Using it alone is a good idea where you have a pretty bad leaf problem—just put the cover on any time your pool is not in use so you can easily clear leaves away before you swim.
They also help a little with shielding the water from UV rays that like to eat up your chlorine.
Maintain your lawn
You’ll have fewer problems if you stay on top of your landscaping as well as you do your pool care.
Your trees should be trimmed back quite a bit every few years to keep dead branches from falling into the pool, and may also help to cut any branches hanging over the pool to prevent excess leaf waste if you want to.
Also, use a bag when you mow to cut down on the amount of grass clippings and other flying debris end up in the water.
If you haven’t already planted anything around your pool, don’t worry—you don’t have to have bare landscaping to keep your pool clean!
There are lots of pool-friendly plants you can use: for example, tropical trees and plants are usually great because they have large leaves that don’t leave a big mess when they do shed.
It’s much easier to pick up one giant palm leaf than a hundred and twenty maple leaves after all! Also, choose plants that don’t flower or produce fruit.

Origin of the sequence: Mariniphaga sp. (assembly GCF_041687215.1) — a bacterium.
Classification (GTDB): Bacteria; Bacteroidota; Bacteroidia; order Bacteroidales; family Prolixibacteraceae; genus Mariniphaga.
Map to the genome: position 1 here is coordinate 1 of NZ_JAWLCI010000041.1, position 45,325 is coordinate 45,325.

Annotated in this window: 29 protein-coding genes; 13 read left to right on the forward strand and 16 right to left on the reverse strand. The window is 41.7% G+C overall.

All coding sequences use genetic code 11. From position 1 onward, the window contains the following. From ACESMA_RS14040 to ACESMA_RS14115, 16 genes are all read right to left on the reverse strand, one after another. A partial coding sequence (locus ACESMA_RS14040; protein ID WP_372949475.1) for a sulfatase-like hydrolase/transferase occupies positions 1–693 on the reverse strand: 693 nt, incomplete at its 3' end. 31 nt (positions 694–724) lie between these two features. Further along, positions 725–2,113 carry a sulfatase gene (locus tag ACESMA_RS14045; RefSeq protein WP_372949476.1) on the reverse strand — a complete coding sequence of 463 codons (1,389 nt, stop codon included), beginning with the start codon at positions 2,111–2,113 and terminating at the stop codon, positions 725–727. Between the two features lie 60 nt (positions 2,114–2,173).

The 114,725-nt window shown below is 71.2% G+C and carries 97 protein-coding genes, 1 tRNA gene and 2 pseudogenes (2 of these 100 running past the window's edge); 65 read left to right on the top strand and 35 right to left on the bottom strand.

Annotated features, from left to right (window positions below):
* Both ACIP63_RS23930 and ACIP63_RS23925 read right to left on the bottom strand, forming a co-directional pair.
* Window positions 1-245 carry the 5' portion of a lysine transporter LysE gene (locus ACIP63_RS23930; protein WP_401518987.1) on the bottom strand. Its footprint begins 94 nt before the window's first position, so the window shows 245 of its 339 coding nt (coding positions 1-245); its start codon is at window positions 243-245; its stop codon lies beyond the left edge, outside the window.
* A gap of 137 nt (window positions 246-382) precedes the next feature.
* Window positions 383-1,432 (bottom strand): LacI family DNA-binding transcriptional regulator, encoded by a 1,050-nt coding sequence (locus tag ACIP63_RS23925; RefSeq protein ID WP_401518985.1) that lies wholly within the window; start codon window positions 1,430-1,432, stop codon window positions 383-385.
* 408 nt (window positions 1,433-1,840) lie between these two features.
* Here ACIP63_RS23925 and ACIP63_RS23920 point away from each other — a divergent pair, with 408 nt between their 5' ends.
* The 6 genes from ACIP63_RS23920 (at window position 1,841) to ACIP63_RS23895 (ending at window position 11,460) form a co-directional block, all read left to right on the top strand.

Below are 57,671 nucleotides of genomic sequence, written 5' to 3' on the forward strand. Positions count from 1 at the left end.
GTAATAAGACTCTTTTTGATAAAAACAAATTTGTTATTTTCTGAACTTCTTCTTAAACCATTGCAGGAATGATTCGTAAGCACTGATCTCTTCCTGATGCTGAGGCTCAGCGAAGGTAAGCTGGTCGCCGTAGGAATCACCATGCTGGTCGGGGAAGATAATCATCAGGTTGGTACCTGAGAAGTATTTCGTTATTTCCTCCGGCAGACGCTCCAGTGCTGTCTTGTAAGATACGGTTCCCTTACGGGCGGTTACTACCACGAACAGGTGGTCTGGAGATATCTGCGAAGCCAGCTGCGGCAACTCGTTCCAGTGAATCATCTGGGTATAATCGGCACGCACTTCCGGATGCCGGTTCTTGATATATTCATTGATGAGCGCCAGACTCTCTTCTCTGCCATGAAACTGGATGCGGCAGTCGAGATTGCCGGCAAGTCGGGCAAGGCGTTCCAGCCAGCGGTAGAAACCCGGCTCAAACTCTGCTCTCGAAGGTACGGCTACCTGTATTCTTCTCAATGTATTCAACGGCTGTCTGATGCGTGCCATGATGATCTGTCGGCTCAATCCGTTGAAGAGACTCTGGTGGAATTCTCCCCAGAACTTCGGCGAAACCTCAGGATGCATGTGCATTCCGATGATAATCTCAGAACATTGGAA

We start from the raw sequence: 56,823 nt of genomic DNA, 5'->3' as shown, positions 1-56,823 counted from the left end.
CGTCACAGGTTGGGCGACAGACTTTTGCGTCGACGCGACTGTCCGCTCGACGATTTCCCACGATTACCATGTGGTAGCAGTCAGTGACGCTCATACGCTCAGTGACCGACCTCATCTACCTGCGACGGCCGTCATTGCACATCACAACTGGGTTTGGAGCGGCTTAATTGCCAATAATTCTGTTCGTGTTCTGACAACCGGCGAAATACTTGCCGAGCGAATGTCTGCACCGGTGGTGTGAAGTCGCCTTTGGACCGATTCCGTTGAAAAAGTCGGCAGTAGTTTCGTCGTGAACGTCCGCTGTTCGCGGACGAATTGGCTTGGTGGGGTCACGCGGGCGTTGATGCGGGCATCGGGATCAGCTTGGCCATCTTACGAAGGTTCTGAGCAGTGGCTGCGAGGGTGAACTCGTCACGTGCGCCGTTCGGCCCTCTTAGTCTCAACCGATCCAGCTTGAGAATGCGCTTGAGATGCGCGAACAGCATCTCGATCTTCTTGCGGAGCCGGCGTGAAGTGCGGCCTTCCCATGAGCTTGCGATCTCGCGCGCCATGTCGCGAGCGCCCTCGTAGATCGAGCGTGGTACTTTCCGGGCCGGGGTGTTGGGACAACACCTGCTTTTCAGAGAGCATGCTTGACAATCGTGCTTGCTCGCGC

But if you don’t feel you can successfully grow tropical plants in your climate, choose other types of trees like dogwood or crabapple.
Smaller trees are easier to keep trimmed and away from the pool.
Shrubs are another good way to add a little protection around the pool to keep out debris—just make sure they don’t shed leaves themselves or you’ll just be adding to the problem.
Use a retaining wall
Retaining walls can add a bit more privacy as well as keeping unwanted material out of the water.
Shrubs, like we talked about, make good retaining walls, but you can do all sorts of things to suit your preferences.
For example, low fences or storage boxes can be installed as retaining walls and they can be made as simple or as decorative as you wish.
5 ways to remove leaves from your pool
Let’s face it: despite your best efforts, you will occasionally have to fight those pesky leaves in the pool.